New York Times - Ships and Shipping

Thursday, 16 August 2012

Boatpeople 'threatened self-harm' on ship, forcing worried skipper to change course


MV Parsifal 
Asylum-seekers rescued by the MV Parsifal are dropped off at Christmas Island. Source: The Australian

A GROUP of rescued asylum-seekers threatened self-harm unless a merchant ship changed course to take them to Christmas Island, the vessel's owners say.
The Wallenius Marine shipping line today said the 67 asylum-seekers picked up near Indonesia early on Tuesday were not physically aggressive towards the crew of the MV Parsifal, clarifying initial reports and potentially defusing a political brawl over the incident.
The company says after being told the MV Parsifal was headed for Singapore, “the survivors became agitated and threatened self-harm”, causing the ship's master to become concerned for his vessel and crew.
“While the survivors' demeanour was agitated and the master was concerned that they could pose a security threat to the Parsifal's crew and vessel, there was no physical aggression,” the shipping line said.
The account of the rescue emerged as Australian authorities said they had last night intercepted another boat, this one carrying 63 suspected asylum-seekers, northwest of Christmas Island.
The Coalition earlier demanded a criminal investigation into the diversion of the MV Parsifal, after Home Affairs Minister Jason Clare declared the asylum-seekers were “very aggressive”.
Tony Abbott described the turn of events as a “reverse Tampa incident”, recalling special forces' boarding of a merchant ship in 2001 to stop it disembarking asylum-seekers.
“John Howard met the Tampa with the SAS,” the Opposition Leader said. “This government has met the Parsifal with a welcoming committee.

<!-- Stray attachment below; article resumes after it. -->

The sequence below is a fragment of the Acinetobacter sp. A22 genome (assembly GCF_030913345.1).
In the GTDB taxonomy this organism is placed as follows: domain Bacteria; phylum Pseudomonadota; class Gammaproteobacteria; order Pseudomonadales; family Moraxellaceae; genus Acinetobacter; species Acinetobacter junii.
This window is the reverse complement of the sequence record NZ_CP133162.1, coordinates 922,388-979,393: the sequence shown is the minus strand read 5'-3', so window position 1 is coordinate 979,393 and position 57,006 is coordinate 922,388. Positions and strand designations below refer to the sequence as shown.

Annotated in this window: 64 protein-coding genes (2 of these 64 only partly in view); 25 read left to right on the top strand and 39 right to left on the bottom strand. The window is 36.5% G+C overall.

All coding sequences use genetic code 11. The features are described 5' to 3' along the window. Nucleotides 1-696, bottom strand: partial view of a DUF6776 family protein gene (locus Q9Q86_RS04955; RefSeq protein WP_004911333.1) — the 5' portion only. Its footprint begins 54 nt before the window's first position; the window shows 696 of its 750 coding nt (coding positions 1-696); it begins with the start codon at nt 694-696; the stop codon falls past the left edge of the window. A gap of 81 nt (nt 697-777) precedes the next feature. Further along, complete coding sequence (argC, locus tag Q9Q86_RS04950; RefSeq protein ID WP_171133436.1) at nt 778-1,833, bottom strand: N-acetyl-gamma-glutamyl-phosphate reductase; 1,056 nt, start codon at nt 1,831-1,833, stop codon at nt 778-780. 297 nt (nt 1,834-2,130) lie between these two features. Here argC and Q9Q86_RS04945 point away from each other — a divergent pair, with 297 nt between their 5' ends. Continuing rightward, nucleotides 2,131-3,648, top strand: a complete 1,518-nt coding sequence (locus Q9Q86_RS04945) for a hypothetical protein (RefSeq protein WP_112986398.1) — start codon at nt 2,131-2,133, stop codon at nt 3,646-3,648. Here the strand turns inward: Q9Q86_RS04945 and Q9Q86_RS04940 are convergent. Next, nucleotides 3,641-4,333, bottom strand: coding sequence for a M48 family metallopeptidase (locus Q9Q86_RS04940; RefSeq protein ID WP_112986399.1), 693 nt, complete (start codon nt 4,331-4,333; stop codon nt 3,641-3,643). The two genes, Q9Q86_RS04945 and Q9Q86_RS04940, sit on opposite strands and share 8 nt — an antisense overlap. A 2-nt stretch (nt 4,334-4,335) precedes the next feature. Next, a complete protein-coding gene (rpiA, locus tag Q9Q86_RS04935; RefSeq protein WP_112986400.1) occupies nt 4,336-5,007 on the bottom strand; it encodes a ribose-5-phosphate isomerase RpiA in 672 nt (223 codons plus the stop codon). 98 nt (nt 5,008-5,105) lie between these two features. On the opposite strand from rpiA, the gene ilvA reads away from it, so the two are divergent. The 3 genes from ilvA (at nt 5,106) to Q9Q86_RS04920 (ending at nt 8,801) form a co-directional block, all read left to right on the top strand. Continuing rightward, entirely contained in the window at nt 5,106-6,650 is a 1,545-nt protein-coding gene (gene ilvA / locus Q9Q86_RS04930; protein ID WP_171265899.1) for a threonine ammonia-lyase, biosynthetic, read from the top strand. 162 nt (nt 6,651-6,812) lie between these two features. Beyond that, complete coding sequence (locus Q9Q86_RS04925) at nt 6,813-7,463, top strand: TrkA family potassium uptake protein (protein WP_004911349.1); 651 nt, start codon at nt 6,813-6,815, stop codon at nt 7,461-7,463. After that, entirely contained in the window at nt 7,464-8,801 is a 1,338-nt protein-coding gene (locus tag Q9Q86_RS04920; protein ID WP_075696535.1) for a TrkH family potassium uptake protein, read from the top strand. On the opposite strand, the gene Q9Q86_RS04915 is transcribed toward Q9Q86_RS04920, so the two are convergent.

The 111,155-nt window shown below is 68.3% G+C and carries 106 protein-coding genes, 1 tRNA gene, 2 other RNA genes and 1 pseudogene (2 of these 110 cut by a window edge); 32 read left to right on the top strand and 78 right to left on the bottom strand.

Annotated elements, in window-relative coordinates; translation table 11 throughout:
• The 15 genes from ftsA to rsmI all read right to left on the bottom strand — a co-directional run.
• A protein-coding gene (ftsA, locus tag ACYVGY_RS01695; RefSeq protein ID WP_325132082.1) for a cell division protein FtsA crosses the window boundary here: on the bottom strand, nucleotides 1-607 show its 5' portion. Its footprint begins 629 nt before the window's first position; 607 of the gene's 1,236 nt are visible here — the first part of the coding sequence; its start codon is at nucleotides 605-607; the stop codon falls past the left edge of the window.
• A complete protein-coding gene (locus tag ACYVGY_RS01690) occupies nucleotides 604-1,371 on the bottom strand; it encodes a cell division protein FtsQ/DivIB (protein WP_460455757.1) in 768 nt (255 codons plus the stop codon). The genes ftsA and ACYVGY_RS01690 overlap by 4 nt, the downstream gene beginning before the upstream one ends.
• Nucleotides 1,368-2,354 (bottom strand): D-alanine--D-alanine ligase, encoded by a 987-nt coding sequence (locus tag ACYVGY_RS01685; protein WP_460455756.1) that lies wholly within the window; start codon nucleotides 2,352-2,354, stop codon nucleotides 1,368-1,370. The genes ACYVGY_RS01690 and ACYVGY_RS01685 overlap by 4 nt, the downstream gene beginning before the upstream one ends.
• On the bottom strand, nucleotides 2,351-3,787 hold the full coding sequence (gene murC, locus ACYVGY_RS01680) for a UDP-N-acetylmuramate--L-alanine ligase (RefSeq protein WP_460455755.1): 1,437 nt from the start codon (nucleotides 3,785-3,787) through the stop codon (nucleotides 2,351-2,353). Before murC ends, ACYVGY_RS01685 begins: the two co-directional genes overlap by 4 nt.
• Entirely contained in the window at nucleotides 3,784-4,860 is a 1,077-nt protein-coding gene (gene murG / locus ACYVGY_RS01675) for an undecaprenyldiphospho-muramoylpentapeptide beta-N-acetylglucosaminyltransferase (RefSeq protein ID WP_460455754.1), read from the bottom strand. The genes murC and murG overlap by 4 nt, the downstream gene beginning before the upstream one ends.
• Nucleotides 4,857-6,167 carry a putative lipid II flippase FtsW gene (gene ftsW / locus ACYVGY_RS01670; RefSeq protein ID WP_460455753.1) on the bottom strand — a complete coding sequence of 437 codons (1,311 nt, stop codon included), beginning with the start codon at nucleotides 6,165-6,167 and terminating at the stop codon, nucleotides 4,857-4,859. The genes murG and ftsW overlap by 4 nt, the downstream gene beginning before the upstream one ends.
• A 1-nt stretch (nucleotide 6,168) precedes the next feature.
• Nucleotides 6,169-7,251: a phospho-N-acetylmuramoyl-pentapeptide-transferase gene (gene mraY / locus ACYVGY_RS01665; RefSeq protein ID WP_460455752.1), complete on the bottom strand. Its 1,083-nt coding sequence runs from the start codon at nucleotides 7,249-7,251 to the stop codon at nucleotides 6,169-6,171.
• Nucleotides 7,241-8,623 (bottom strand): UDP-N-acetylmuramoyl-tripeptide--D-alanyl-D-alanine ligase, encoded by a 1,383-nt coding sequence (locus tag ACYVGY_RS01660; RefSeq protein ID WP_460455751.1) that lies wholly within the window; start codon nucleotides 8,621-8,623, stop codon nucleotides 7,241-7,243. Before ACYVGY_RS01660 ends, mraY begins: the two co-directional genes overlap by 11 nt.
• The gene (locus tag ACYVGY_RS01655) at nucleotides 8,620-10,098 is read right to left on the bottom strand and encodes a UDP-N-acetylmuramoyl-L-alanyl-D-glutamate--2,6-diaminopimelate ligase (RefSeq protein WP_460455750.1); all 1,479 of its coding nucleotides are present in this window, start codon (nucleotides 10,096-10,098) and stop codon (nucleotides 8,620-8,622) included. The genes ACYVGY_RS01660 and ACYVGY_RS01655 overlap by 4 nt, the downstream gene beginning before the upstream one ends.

He said that “something dire” had happened aboard the vessel, and it should have been met on Christmas Island by the Australian Federal Police rather than immigration officials.
“It is unlawful to intimidate the captain of a ship. On the basis of what we were told by (Home Affairs Minister Jason Clare) today an unlawful act has occurred at sea, and that should be dealt with by police.”
Mr Clare had suggested the vessel's crew had been threatened.
“(The Parsifal) then intended to head to its original destination of Singapore but when the people on the ship heard that they got very aggressive and the master of the ship made the decision not to go to Singapore but to go to Christmas Island instead,” he said.
“It shows you just how dangerous it can be out on the high seas when you've got desperate people doing dangerous things.”
The MV Parsifal, the world's joint largest roll-on roll-off carrier, was diverted to rescue the asylum-boat early on Tuesday after responding to a request from the Australian Maritime Safety Authority.
The ship took 67 survivors on board about 6.50am.
Mr Clare confirmed a 68th asylum-seeker who had been on the original vessel was presumed dead after falling overboard prior to the rescue.
In a twist to the saga, the MV Parsifal is the sister ship to the MV Tampa, which was involved in a 2001 standoff with the Howard government that led to the original Pacific Solution.
Then-prime minister John Howard ordered special forces to board the Tampa to stop it unloading 433 asylum-seekers at Christmas Island.
Julia Gillard, who has announced the resumption of key elements of John Howard's Pacific Solution, declined to comment specifically on the incident.
But she said illegal acts would not be tolerated.
“If there is any breach of any relevant laws then of course it's got to be investigated,” the Prime Minister said.
“If anyone engages in unlawful conduct then that should be acted upon.”
Earlier, opposition immigration spokesman Scott Morrison said what had occurred aboard the MV Parsifal was “an outrageous act of, potentially, piracy”.
“What we have here is the asylum-seekers dictating terms to this government and every time they lean against this government, this government folds like a deck of cards, and I think that is just an indictment on a government who may well want to embrace some of the Coalition's policies,” he said.
Source: The Australian, Australia.

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